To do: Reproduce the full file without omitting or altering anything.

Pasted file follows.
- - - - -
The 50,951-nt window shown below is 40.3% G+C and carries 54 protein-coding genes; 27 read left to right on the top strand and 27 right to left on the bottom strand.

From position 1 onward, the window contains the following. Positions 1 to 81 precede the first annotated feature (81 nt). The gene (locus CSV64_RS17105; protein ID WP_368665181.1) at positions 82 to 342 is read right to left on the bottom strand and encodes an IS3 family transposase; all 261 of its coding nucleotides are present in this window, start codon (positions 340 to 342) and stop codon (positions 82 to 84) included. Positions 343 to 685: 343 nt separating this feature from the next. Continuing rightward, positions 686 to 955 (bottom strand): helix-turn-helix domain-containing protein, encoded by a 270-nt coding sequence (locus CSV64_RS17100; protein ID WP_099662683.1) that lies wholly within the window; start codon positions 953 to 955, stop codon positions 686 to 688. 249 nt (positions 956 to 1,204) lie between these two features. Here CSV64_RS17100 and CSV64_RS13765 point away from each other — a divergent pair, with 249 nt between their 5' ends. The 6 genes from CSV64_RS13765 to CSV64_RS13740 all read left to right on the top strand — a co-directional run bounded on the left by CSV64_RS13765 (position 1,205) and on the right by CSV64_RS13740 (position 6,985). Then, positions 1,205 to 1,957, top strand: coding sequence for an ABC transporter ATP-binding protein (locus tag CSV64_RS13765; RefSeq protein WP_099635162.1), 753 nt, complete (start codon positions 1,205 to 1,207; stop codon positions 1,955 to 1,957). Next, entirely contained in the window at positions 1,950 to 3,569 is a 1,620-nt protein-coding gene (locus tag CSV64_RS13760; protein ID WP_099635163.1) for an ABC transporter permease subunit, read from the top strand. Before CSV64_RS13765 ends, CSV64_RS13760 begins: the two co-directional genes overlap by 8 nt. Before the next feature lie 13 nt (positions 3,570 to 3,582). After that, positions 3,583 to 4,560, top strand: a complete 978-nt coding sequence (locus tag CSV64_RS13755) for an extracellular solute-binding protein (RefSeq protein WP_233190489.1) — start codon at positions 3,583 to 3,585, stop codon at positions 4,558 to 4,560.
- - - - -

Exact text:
The 50,951-nt window shown below is 40.3% G+C and carries 54 protein-coding genes; 27 read left to right on the top strand and 27 right to left on the bottom strand.

From position 1 onward, the window contains the following. Positions 1 to 81 precede the first annotated feature (81 nt). The gene (locus CSV64_RS17105; protein ID WP_368665181.1) at positions 82 to 342 is read right to left on the bottom strand and encodes an IS3 family transposase; all 261 of its coding nucleotides are present in this window, start codon (positions 340 to 342) and stop codon (positions 82 to 84) included. Positions 343 to 685: 343 nt separating this feature from the next. Continuing rightward, positions 686 to 955 (bottom strand): helix-turn-helix domain-containing protein, encoded by a 270-nt coding sequence (locus CSV64_RS17100; protein ID WP_099662683.1) that lies wholly within the window; start codon positions 953 to 955, stop codon positions 686 to 688. 249 nt (positions 956 to 1,204) lie between these two features. Here CSV64_RS17100 and CSV64_RS13765 point away from each other — a divergent pair, with 249 nt between their 5' ends. The 6 genes from CSV64_RS13765 to CSV64_RS13740 all read left to right on the top strand — a co-directional run bounded on the left by CSV64_RS13765 (position 1,205) and on the right by CSV64_RS13740 (position 6,985). Then, positions 1,205 to 1,957, top strand: coding sequence for an ABC transporter ATP-binding protein (locus tag CSV64_RS13765; RefSeq protein WP_099635162.1), 753 nt, complete (start codon positions 1,205 to 1,207; stop codon positions 1,955 to 1,957). Next, entirely contained in the window at positions 1,950 to 3,569 is a 1,620-nt protein-coding gene (locus tag CSV64_RS13760; protein ID WP_099635163.1) for an ABC transporter permease subunit, read from the top strand. Before CSV64_RS13765 ends, CSV64_RS13760 begins: the two co-directional genes overlap by 8 nt. Before the next feature lie 13 nt (positions 3,570 to 3,582). After that, positions 3,583 to 4,560, top strand: a complete 978-nt coding sequence (locus tag CSV64_RS13755) for an extracellular solute-binding protein (RefSeq protein WP_233190489.1) — start codon at positions 3,583 to 3,585, stop codon at positions 4,558 to 4,560.